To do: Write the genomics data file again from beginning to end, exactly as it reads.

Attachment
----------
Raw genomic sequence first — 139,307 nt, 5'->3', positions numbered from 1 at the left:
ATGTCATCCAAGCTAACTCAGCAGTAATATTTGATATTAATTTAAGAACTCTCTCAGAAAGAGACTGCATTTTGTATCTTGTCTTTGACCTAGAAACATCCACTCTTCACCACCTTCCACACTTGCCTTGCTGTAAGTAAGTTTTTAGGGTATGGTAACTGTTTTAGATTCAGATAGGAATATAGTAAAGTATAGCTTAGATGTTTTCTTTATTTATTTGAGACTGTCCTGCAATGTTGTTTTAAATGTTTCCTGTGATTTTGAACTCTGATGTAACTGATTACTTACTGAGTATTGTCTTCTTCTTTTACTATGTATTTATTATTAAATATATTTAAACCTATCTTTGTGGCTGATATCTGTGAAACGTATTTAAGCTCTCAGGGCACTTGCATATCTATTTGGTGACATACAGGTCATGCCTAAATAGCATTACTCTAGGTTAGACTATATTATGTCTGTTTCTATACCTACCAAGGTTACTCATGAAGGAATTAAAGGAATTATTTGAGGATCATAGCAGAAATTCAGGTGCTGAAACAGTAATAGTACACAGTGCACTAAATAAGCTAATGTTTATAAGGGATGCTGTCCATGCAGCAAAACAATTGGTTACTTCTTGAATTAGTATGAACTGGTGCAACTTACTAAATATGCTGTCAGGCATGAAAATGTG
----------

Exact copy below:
Raw genomic sequence first — 139,307 nt, 5'->3', positions numbered from 1 at the left:
ATGTCATCCAAGCTAACTCAGCAGTAATATTTGATATTAATTTAAGAACTCTCTCAGAAAGAGACTGCATTTTGTATCTTGTCTTTGACCTAGAAACATCCACTCTTCACCACCTTCCACACTTGCCTTGCTGTAAGTAAGTTTTTAGGGTATGGTAACTGTTTTAGATTCAGATAGGAATATAGTAAAGTATAGCTTAGATGTTTTCTTTATTTATTTGAGACTGTCCTGCAATGTTGTTTTAAATGTTTCCTGTGATTTTGAACTCTGATGTAACTGATTACTTACTGAGTATTGTCTTCTTCTTTTACTATGTATTTATTATTAAATATATTTAAACCTATCTTTGTGGCTGATATCTGTGAAACGTATTTAAGCTCTCAGGGCACTTGCATATCTATTTGGTGACATACAGGTCATGCCTAAATAGCATTACTCTAGGTTAGACTATATTATGTCTGTTTCTATACCTACCAAGGTTACTCATGAAGGAATTAAAGGAATTATTTGAGGATCATAGCAGAAATTCAGGTGCTGAAACAGTAATAGTACACAGTGCACTAAATAAGCTAATGTTTATAAGGGATGCTGTCCATGCAGCAAAACAATTGGTTACTTCTTGAATTAGTATGAACTGGTGCAACTTACTAAATATGCTGTCAGGCATGAAAATGTG